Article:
Contemporary Art is a terra ignota for many, and even those of us who take it upon ourselves to follow it closely often suffer the disorientation and confusion of the explorer of unmapped territory. Certainly of no help is the lyrical and vacuous hermetism of a good part of art criticism, which a leading character in Dans la maison (the film by François Ozon, based on the play by Juan Mayorga) accurately describes as the most trivial of writing genres, few things being more potentially loathsome to a lover of literature than texts of exhibition catalogs. But le professeur Germain of Ozon and Mayorga would surely have enjoyed and benefited from the recent books by Javier Maderuelo and Valeriano Bozal, professors like him and specialists in contemporary art, who in clear and informative prose offer us maps of the artistic production of our times that are extraordinarily useful to anyone wishing to delve into this alternately abrupt and phantasmagoric terrain, but that also harbors episodes of violent beauty and works of dazzling insight able to throw light on our world and our lives.
Javier Maderuelo, architect and historian who has worked at the intersection of sculpture and landscape, recounts the vicissitudes of European art since World War ii with a double purpose: to question what he calls the ‘reductionist patterns’of American historiography and criticism; and to place in his European narration the most significant events and works of Spanish art. The result is a book that presents the tangled panorama of the arts in the second half of the 20th century with pedagogical clarity and critical sharpness: interpreting them in the broad framework of political and social mutations, but not at the expense of their cultural and symbolic specificity, materialized in works and episodes described with entertaining intelligence and illustrated with cool efficiency. Take, for example, the fascination with the everyday in 1950s London, with Paolozzi’s collages effortlessly leading to Richard Hamilton’s very famous one which parodied the Smithsons’ ‘house of the future’, or the frustrated utopias of those years on the other side of the Channel, with Guy Debord’s psychogeographic dérives, Constant’s New Babylon, or Yona Friedman’s Paris spatiale: architectural threads that are easily woven into the historic and artistic tapestry of Maderuelo.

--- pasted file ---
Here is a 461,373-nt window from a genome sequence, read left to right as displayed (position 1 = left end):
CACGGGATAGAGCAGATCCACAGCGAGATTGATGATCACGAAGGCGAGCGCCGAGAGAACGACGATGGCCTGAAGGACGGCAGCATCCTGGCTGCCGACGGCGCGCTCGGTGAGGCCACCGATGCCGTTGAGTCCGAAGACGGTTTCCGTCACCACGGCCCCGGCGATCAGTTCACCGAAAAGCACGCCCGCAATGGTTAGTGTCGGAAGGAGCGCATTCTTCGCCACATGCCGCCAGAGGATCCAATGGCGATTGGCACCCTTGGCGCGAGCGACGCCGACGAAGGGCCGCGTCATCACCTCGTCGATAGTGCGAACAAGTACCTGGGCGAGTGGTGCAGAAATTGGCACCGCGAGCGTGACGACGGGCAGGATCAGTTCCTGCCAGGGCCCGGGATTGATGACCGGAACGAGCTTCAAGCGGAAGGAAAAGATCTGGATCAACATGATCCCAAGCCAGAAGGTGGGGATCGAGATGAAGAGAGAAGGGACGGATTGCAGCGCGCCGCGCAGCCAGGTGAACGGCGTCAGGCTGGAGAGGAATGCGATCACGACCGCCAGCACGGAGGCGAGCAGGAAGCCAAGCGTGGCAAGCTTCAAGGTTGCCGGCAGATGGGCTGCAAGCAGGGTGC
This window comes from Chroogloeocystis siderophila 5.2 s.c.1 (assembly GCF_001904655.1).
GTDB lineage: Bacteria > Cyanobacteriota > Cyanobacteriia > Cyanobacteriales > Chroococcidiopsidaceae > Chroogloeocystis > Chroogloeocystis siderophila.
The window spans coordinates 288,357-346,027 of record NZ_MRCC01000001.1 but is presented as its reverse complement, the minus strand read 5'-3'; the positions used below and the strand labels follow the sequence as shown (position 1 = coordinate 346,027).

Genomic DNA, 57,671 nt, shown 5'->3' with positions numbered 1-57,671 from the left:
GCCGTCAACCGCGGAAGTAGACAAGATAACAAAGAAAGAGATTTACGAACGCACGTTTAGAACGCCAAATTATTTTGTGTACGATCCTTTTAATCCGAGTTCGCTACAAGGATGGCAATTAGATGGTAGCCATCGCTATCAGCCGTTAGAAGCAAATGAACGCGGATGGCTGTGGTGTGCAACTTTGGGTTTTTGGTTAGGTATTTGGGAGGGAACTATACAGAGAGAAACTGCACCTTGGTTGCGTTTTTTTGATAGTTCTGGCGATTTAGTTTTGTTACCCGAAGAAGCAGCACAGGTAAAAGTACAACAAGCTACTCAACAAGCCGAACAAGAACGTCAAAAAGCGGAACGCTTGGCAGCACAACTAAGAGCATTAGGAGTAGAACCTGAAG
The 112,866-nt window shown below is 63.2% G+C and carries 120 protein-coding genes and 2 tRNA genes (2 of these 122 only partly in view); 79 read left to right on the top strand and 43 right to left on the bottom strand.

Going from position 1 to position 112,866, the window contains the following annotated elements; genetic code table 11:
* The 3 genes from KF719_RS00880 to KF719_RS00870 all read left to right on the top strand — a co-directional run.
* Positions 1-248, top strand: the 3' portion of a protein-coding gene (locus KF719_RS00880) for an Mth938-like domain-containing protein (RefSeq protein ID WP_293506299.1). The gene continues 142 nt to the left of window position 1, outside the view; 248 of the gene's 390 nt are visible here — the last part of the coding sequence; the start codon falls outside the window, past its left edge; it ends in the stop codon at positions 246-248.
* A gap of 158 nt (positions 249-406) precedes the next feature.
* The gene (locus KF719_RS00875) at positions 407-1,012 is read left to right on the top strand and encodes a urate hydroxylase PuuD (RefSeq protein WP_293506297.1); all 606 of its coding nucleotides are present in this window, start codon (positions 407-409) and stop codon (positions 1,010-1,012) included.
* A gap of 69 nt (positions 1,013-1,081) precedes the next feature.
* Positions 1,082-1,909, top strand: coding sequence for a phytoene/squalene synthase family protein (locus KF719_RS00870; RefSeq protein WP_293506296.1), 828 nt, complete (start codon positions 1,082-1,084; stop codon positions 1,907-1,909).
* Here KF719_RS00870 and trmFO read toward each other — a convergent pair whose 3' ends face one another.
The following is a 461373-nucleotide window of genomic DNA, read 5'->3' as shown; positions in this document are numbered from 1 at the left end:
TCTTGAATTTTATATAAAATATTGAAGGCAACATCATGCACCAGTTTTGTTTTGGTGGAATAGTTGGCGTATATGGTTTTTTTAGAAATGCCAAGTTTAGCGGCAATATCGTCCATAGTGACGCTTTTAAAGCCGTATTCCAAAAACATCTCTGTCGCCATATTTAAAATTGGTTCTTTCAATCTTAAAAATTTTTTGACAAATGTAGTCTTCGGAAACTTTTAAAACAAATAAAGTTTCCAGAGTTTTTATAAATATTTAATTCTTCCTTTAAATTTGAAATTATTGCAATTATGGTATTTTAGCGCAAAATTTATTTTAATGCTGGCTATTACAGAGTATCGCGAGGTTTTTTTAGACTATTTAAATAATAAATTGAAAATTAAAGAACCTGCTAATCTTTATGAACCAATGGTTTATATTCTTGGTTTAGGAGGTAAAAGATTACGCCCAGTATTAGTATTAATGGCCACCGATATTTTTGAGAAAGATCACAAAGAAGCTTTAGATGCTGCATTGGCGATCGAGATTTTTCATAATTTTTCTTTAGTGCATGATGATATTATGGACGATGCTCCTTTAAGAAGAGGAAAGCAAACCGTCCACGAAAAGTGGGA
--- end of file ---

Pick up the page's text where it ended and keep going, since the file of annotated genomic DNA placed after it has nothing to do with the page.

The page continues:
Valeriano Bozal, whose intellectual output has moved from aesthetics to art history, has given new life to a text on Spain’s 20th century first published in 1991. Though substantially rewritten and updated, it maintains the two key features of the original: a somehow vintaged focus on painting and sculpture, notwithstanding a few pages on conceptual artists; and a documentary purpose, manifest in the painstaking enumeration of works and authors, from the ‘usual suspects’ Picasso, Miró, Julio González, or Dalí – who in this new edition has obtained a chapter of his own – to the more recent Tàpies, Chillida, Millares, or Saura, in an illustrated mosaic that reaches the first decade of the 21st century. Formidably informative, the book shows a stimulating combination of liberal ideas and conservative taste, which is refreshing because infrequent in the contrived domains of contemporary art, where the mere prospect of visual delight is suspect. Both Maderuelo’s tapestry and Bozal’s mosaic deserve a long life in print, and the authors the applause which even their skeptical colleague Germain would gladly grant.